Emmanuel Macron holds the key to the U.K. getting a trade deal with the European Union. So far he’s keeping it in his pocket.
The French president is standing firm on his demand to keep the same access to British waters his country’s fishing industry enjoys today, according to officials familiar with the talks. That’s angering the British and creating tensions even among his allies within the EU.
As the Brexit talks enter their final critical few weeks, officials on both sides are voicing doubts over whether they can get a deal over the line. EU negotiators say that while they wait for Prime Minister Boris Johnson to offer concessions on state aid — the other major obstacle to an accord — Paris’s stance on fish is becoming a second major focus of concern.
Johnson and Macron have good personal chemistry according to people who have seen them work together, but that may not be enough to convince the Frenchman to risk alienating the voters by handing concessions to his country’s ancient rival. EU ambassadors will discuss the state of play in Brussels on Wednesday.
The issue they’re wrangling over is one of tiny economic significance but has huge political ramifications. Macron designed the EU’s hard-line opening position — that Britain should be forced to hand over just as much fish as it did when an EU member — and so far hasn’t budged.
The entire U.K.-EU trade deal could fail over this one issue.
Johnson has said he wants to know that there will be a deal by Oct. 15 or he will walk away from the negotiations. His spokesman, James Slack, said on Tuesday that the U.K. is “committed” to working toward an accord.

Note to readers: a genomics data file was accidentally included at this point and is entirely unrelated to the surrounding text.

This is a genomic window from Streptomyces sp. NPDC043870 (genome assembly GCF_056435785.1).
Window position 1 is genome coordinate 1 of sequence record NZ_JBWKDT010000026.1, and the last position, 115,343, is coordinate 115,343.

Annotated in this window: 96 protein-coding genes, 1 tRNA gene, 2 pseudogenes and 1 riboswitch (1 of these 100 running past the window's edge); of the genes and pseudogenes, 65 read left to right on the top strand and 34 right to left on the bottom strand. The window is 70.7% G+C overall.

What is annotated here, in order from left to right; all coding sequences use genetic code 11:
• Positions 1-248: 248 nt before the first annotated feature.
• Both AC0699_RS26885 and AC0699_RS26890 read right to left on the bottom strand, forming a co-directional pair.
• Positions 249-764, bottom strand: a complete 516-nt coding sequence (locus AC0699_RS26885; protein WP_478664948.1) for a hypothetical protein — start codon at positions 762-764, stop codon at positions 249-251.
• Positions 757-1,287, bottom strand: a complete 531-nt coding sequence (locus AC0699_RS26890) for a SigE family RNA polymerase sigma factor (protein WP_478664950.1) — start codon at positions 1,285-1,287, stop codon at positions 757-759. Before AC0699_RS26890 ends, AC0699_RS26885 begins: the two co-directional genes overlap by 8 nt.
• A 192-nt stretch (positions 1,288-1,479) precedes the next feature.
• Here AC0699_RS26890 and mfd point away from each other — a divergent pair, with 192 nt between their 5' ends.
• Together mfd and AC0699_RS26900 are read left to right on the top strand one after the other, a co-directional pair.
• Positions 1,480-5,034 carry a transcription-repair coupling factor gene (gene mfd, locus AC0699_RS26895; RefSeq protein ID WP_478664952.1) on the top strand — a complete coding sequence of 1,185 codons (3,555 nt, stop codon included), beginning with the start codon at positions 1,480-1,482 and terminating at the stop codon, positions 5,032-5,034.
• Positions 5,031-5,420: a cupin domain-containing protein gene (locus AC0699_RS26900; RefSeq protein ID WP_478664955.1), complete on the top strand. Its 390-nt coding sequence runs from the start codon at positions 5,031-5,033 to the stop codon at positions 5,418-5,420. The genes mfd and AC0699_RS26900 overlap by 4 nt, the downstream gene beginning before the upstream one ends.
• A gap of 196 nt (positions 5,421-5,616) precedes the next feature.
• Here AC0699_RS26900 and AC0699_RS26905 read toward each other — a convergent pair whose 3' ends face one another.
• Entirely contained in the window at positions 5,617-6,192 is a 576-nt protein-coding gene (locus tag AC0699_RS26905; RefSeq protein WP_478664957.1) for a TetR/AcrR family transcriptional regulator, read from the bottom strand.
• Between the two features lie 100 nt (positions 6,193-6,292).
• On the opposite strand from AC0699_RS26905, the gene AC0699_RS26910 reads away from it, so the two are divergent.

“There does remain a significant amount of work to do and time is short,” he told reporters.
Patience is running thin in many parts of Europe, especially since the U.K. Parliament is still considering the prime minister’s Internal Market Bill, legislation that rips up elements of its Brexit divorce deal and breaks international law. Johnson’s government says the bill is an essential insurance policy to keep the U.K.’s own internal market functioning.
But Norbert Roettgen, head of the German Bundestag’s foreign affairs committee, said Tuesday that Johnson can’t be trusted unless he withdraws the controversial bill.
“I tend to see this as a tactical move,” he said in a Bloomberg Television interview. “The tactics will not work.”
The EU is ready to call Johnson’s bluff as regards the deadline and is prepared for several more weeks of talks, according to officials.
With the U.K. indicating fisheries are a priority and EU negotiators more focused on extracting concessions on state aid, officials can see the outline of a potential way forward — but that would require Johnson to make a move, and Macron isn’t ready to give up on fish either.
Publicly, other European governments are standing by Macron. And other fishing nations, such as the Netherlands and Denmark, hold similar views. The EU also believes it can extract the most concessions from the U.K. by presenting a united front and that drawing attention to Macron’s entrenched position will only make it more difficult for him to back down.
But behind the scenes, senior diplomats said there is tension between Paris, Berlin and Brussels as they prepare for the endgame in the negotiations. While they think some of Macron’s stance is a negotiating tactic, trust in the French president has all but evaporated, they said. They are convinced that Macron’s stubbornness could lead to a no-deal outcome.
The issue could come to a head when leaders discuss Brexit at their summit in Brussels on Oct. 15 to 16. But it’s more likely that they will avoid arguing about their own position and keep pressing the U.K. to make concessions, officials said. The EU’s chief negotiator, Michel Barnier, is scheduled to discuss the issue with French members of parliament on Thursday.
“Fishing shouldn’t be sacrificed or used for bartering,” said Jean-Pierre Pont, a lawmaker representing Boulogne, a major French fishing port, and a member of Macron’s party, La Republique En Marche. “Every time Barnier speaks he tells us there will be no agreement if there’s no agreement on fishing. For now this position is defended by the whole EU. A no-deal would be a disaster — but also for the U.K.”
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